CGP. Finally, it was shown that CGP is, under certain conditions, equivalent to a

particular form of linear GP [59].

4.3 The SMCGP representation

SMCGP’s representation, though similar to CGP, has some important differences.

SMCGP genotypes represent a linear string of nodes. That is to say, only one row of

nodes are used (in contrast to CGP which can have a rectangular grid of nodes).

Another important difference is how SMCGP represents connection genes. In CGP,

connection genes are absolute addresses, indicating where the data supplied to a

node is to be obtained, whereas SMCGP uses relative addressing. Each node obtains

its data via its connection genes by counting back from its position in the graph. As

in CGP, to prevent cycles, nodes can only connect to previous nodes (on their left).

The relative addressing allows sections of the graph to be easily moved, duplicated,

or deleted without breaking constraints of the directed graphical structure. Self-

modiﬁcation also require extra genes that are used to identify parts or characteristics

of the graph that will be changed.

Another change from CGP, and previously published work on SMCGP is the way

SMCGP handles inputs and outputs. Terminals are acquired through special

functions (called INP, INPP, SKIPINP) and program outputs can be taken from a

special function called OUTPUT. This is an important change as it enables SMCGP

programs to obtain and deliver as many inputs or outputs as required by the problem

domain, during program execution. This allows the possibility of evolving general

solutions to problems.

To summarize, each node in the SMCGP graph contains a number of evolvable

elements:

– The function. Represented in the genotype as an integer.

– A list of (relative) connections addresses, again represented as integers.

– A set of three ﬂoating point number arguments used by self-modiﬁcation

functions.

There are also primitive functions that acquire or deliver inputs and outputs.

An example genotype is given in Fig. 2. The ﬁgure also shows purely

schematically some phenotypes arising at different iterations.

The actual number of inputs of a node is dictated by the arity of its function, and

in this paper there is a maximum of two inputs. If the connection gene speciﬁes a

distance of 1 it will connect to the previous node in the list, if the gene has value 2

then the node connects 2 nodes back and so on. All the relative distances are

generated so that they are greater than zero, to avoid nodes referring directly or

indirectly to themselves.

If a gene speciﬁes a connection pointing outside the graph, i.e., with a larger

relative address than there are nodes to connect to, then this is treated as connecting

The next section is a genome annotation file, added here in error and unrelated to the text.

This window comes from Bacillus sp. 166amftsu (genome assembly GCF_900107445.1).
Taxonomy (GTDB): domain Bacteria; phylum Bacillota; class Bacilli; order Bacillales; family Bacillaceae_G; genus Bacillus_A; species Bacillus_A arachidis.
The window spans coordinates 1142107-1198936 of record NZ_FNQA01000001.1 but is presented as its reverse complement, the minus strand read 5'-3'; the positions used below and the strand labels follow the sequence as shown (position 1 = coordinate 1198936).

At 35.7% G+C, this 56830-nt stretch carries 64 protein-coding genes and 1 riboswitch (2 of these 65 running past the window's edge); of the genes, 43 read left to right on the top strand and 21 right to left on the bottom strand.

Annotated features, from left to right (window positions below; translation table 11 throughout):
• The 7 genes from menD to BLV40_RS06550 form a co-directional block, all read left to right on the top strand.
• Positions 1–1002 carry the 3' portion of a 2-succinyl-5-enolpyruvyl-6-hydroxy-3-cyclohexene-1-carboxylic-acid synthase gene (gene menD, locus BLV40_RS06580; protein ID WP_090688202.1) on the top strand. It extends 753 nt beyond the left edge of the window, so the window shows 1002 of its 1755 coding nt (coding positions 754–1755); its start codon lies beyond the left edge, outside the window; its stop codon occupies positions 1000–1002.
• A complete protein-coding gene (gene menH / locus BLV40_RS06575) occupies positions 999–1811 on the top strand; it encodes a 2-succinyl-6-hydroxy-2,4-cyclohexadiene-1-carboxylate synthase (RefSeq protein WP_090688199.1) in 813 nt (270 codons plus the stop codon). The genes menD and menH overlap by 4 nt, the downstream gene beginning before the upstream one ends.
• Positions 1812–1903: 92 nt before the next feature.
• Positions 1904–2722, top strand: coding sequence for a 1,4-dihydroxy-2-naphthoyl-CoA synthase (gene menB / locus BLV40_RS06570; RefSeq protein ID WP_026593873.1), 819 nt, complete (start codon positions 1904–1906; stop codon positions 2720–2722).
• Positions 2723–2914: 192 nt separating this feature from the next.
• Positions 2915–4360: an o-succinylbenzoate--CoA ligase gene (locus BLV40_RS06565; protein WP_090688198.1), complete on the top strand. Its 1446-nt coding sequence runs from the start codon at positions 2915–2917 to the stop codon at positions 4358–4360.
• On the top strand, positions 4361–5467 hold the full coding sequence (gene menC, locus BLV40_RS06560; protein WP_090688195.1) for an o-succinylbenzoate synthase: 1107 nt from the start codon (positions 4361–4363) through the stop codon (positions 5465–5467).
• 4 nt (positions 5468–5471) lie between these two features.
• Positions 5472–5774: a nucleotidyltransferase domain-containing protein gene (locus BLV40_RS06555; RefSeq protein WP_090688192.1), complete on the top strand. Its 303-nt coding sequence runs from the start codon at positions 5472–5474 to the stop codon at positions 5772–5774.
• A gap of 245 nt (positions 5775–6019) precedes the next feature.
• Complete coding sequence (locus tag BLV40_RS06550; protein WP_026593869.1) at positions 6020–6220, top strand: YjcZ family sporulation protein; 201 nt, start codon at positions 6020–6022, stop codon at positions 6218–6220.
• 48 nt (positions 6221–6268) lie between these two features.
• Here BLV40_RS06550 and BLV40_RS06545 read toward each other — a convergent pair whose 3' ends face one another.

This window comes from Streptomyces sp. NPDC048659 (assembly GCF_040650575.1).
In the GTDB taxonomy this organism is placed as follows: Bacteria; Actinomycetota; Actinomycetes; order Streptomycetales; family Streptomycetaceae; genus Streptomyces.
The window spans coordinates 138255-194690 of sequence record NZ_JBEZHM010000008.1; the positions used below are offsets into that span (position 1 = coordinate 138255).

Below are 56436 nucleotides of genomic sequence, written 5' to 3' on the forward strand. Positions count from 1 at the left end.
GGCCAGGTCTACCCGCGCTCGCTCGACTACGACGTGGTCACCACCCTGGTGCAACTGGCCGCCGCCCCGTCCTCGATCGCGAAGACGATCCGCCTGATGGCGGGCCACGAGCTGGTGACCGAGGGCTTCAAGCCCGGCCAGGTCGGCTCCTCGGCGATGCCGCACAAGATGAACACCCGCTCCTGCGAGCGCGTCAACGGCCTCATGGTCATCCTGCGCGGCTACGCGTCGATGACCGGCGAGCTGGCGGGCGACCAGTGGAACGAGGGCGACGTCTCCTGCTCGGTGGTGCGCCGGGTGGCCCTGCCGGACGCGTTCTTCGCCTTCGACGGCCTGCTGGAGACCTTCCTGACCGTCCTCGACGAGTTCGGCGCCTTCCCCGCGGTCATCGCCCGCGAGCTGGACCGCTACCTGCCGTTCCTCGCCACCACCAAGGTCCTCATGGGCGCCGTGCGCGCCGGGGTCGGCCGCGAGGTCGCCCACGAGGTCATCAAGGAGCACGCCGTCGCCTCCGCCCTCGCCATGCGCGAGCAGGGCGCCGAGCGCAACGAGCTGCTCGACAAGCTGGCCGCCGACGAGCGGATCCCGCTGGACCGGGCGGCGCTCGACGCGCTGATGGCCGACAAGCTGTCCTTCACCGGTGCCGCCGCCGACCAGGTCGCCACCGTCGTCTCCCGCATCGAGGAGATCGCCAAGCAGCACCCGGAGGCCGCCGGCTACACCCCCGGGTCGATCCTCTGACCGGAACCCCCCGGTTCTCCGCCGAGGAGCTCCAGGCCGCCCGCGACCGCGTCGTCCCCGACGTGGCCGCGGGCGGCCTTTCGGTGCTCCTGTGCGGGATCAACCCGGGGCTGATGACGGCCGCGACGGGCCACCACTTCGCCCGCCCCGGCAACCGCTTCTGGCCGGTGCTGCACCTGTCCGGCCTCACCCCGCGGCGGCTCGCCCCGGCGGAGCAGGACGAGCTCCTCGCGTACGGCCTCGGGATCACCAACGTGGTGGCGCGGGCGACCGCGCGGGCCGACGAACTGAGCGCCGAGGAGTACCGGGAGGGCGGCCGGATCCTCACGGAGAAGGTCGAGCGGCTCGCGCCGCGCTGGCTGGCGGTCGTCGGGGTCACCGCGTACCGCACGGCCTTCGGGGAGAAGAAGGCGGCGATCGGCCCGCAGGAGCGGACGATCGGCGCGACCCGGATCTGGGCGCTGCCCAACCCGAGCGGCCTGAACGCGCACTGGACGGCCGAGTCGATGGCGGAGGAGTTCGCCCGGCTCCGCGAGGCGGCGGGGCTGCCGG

to a null input. Terminals and outputs themselves are obtained by using special

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functions. This is described in detail in Sect. 4. This encoding is shown visually in

Sect. 4.7.

The relative addressing used allows, sub-graphs to be placed or duplicated in the

graph whilst retaining their semantic validity. This means that sub-graphs could

represent the same sub-function, but acting on different inputs. This can be done

without recalculating any node addresses thus maintaining validity of the whole

graph. So sub-graphs can be used as functions in the sense of ADFs in standard GP

(or modules in CGP [58]).

The three ﬂoating point arguments are used as arguments for the self-

modiﬁcation functions, or for functions that return constant values. It is important

to note that depending on the function using them, the value may be truncated to an

integer. Section 4.8 details the available functions and their associated arguments.

Functions that are not explicitly computational (i.e., SM functions and output

functions) pass on the computations presented to them. This is discussed in

Sect. 4.5.

4.4 Evolutionary algorithm

In CGP, a (1 ?4) evolutionary strategy is often used. We do the same in this paper.

However, we begin the process by testing a population of 50 random individuals.

This helps to boot-strap the evolutionary algorithm and increases the chance of

obtaining a viable individual from which to build from. We then select the best

individual and generate four offspring by mutation. We test these new individuals,

and use the best of these to generate the next population (and if there are two or

more equally best, we pick the newer).

In the experiments in this paper, we have used a relatively high (for CGP)

mutation rate of 0.1. This means that each gene has a probability of 0.1 of being

mutated. SMCGP, like normal CGP, allows for different mutation rates to affect

different parts of the genotype (for example functions and connections could have

different mutation rates). In these experiments, for simplicity, we chose to make all